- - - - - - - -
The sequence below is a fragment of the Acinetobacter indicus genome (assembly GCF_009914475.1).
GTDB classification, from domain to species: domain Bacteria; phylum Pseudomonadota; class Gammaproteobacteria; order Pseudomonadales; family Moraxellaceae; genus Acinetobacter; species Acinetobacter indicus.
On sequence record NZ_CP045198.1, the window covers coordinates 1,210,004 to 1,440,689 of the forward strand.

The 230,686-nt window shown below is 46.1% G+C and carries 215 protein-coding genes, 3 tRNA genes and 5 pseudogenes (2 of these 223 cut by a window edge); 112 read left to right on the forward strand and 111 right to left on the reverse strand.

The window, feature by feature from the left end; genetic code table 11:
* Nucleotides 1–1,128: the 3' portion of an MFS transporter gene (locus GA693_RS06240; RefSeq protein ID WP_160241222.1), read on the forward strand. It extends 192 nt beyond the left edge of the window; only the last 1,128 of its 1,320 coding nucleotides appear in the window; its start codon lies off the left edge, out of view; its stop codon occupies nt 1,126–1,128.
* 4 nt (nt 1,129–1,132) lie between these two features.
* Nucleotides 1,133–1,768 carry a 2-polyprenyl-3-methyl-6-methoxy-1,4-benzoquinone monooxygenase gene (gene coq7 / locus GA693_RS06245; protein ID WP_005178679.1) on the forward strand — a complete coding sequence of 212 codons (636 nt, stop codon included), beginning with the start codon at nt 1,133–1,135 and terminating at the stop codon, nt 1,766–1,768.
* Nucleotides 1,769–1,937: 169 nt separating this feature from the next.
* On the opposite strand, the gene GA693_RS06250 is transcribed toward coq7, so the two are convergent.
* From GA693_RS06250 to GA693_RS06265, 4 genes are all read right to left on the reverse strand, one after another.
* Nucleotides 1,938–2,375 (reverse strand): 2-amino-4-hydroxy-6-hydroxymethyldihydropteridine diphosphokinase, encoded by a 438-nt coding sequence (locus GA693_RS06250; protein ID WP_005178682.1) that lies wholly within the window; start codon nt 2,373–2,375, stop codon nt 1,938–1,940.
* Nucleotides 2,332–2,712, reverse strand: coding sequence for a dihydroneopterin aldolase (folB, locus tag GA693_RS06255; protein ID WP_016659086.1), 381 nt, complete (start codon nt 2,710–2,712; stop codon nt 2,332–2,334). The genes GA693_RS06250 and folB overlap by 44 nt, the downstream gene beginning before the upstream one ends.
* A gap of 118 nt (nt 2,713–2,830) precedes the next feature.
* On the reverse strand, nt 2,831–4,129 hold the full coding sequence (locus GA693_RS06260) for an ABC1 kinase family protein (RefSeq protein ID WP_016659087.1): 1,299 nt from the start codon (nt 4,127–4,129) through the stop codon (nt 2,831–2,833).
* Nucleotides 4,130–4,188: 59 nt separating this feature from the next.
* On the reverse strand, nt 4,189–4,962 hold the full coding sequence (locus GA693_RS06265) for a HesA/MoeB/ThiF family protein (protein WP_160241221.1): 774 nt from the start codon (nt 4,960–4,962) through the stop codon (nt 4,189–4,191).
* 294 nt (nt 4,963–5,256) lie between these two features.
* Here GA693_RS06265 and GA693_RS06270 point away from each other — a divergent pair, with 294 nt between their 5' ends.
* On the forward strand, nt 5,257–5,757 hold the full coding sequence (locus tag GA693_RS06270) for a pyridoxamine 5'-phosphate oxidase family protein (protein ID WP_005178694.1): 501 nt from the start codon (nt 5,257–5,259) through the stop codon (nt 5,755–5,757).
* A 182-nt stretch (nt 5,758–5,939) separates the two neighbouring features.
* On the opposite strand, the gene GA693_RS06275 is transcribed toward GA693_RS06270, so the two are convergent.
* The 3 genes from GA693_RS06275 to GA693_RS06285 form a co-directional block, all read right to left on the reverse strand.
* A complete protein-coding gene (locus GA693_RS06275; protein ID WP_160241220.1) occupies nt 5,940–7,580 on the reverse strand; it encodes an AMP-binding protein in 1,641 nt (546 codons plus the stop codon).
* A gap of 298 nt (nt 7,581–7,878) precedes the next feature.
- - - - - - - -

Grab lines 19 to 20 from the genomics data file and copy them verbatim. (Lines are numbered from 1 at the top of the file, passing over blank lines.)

* Here GA693_RS06265 and GA693_RS06270 point away from each other — a divergent pair, with 294 nt between their 5' ends.
* On the forward strand, nt 5,257–5,757 hold the full coding sequence (locus tag GA693_RS06270) for a pyridoxamine 5'-phosphate oxidase family protein (protein ID WP_005178694.1): 501 nt from the start codon (nt 5,257–5,259) through the stop codon (nt 5,755–5,757).